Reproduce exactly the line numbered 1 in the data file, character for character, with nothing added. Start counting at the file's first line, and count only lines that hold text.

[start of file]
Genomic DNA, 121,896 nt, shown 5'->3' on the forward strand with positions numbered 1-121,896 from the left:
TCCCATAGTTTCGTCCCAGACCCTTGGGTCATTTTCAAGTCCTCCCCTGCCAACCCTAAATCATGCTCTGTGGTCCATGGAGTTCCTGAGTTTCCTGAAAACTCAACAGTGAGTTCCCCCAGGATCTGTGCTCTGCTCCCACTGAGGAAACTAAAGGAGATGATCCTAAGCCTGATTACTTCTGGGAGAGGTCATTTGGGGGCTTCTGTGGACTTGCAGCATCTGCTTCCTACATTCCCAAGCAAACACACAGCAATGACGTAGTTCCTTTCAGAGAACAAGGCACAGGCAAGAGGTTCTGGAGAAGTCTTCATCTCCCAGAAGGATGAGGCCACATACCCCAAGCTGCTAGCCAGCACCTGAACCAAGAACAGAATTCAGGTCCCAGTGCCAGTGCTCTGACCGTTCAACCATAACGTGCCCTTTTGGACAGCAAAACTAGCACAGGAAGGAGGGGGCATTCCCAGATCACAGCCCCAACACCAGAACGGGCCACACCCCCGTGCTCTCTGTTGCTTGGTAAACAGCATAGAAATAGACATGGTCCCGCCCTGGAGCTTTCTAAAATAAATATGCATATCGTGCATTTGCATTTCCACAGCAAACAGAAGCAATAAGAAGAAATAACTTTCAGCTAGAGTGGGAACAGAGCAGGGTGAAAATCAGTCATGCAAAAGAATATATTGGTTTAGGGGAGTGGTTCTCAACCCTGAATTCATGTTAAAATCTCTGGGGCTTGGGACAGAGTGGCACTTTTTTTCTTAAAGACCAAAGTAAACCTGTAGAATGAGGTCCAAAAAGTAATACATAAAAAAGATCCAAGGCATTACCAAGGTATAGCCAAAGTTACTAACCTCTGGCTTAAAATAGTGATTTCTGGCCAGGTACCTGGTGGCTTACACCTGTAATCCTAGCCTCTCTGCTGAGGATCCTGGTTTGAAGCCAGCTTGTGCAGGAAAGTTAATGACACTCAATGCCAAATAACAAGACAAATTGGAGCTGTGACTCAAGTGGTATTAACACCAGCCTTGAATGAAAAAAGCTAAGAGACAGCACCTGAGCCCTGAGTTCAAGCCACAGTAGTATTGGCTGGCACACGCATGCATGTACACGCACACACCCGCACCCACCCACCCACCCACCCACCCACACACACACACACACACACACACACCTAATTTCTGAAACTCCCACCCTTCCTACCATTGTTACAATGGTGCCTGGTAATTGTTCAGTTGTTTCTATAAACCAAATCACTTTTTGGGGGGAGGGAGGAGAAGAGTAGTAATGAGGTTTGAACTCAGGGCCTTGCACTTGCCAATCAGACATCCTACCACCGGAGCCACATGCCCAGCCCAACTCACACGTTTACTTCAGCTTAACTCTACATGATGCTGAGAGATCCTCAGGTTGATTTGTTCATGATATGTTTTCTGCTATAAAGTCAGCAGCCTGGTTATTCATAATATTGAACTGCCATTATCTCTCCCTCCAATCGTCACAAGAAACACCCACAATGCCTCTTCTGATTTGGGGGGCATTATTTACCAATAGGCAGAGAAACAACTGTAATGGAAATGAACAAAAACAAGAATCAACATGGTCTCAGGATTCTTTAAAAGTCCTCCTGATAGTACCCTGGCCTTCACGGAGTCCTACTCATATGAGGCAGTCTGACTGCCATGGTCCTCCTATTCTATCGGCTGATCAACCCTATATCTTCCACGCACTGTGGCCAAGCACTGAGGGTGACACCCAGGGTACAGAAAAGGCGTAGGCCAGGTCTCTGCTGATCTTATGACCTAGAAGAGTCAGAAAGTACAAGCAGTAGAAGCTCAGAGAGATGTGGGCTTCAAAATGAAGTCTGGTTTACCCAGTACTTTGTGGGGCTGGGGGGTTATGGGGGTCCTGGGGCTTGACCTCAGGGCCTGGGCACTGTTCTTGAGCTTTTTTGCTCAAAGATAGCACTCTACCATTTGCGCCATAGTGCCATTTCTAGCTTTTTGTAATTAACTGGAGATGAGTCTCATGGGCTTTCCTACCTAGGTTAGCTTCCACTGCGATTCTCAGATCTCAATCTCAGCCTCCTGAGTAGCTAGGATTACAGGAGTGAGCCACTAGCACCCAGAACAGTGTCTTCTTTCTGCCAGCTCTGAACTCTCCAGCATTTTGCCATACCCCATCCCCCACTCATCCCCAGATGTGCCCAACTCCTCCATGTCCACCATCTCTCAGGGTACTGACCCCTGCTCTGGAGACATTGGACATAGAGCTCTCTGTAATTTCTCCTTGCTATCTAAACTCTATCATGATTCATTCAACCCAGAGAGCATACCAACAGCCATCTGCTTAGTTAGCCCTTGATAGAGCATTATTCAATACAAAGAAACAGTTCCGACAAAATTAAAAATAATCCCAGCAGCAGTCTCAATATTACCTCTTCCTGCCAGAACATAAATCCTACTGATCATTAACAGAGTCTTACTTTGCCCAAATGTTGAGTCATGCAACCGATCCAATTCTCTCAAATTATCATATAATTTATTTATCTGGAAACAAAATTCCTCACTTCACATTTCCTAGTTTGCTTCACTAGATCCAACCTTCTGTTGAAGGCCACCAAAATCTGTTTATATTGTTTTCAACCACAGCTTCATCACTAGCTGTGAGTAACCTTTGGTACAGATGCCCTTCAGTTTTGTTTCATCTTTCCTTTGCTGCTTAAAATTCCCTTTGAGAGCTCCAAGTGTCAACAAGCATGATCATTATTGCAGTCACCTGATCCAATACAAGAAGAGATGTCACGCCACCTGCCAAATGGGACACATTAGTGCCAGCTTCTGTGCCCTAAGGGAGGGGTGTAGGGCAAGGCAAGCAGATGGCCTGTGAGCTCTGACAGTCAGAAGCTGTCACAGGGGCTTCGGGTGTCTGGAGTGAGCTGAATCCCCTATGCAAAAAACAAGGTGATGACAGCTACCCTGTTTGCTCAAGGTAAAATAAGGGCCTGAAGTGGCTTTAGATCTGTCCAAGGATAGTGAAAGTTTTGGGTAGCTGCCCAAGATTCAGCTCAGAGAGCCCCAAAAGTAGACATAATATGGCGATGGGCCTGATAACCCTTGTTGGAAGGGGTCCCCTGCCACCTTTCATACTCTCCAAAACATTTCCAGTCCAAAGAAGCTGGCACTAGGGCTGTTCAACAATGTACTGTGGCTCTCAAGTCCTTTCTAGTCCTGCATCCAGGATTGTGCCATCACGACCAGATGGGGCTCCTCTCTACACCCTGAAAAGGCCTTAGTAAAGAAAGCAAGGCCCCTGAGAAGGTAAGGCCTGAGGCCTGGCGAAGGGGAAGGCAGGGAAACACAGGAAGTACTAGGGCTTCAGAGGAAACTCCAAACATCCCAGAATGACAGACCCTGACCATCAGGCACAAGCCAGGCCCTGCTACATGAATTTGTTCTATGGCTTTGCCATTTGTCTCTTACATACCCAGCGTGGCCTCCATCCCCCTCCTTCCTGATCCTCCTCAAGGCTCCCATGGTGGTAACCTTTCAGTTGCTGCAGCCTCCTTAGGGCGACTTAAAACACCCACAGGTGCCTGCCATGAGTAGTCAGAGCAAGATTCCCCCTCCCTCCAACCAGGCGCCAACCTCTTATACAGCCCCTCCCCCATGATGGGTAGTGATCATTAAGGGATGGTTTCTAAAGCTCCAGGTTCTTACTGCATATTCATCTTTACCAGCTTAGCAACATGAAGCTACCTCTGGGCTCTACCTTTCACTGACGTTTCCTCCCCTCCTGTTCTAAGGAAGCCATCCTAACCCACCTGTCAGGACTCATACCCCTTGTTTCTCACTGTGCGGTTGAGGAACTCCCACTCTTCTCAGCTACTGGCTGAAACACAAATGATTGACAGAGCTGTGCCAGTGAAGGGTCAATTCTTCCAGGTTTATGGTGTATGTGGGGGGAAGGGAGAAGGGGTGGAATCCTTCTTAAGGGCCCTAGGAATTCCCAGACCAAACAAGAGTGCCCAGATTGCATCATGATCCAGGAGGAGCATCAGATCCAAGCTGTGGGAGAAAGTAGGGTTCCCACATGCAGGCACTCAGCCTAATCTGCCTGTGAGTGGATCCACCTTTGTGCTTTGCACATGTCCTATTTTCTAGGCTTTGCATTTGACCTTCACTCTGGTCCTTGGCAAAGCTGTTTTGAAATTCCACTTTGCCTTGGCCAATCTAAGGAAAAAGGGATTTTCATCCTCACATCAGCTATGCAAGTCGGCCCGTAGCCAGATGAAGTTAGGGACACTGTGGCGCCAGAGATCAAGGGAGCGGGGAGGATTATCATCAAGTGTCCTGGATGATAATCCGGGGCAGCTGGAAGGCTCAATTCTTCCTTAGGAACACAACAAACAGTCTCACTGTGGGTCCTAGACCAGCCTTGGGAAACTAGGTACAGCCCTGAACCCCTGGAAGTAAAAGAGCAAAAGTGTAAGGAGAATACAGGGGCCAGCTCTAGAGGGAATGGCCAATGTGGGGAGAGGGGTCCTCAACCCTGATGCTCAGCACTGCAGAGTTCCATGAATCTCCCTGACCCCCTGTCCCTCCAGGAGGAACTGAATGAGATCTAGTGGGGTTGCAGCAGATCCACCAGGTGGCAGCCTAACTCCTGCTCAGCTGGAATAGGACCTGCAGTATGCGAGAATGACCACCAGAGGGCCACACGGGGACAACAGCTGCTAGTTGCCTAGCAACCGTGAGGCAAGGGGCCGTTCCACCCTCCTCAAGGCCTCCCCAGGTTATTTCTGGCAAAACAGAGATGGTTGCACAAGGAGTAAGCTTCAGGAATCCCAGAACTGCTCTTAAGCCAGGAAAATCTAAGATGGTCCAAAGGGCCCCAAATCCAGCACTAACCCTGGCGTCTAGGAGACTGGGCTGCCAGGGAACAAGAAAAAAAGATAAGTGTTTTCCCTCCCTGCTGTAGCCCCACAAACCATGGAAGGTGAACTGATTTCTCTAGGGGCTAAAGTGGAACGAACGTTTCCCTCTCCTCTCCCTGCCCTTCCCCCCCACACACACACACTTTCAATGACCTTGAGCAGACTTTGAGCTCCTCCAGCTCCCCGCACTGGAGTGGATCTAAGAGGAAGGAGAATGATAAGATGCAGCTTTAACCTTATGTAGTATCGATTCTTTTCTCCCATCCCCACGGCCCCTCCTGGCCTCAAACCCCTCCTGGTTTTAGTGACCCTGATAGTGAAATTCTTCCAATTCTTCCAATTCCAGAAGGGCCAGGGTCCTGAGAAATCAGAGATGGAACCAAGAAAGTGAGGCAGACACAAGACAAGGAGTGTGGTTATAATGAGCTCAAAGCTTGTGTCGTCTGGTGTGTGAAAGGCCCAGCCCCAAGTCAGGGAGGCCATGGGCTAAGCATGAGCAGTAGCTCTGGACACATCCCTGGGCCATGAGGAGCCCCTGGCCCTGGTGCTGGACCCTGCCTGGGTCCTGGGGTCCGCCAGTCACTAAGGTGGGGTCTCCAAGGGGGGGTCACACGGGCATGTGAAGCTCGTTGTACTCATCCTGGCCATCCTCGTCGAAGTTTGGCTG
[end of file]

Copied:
Genomic DNA, 121,896 nt, shown 5'->3' on the forward strand with positions numbered 1-121,896 from the left: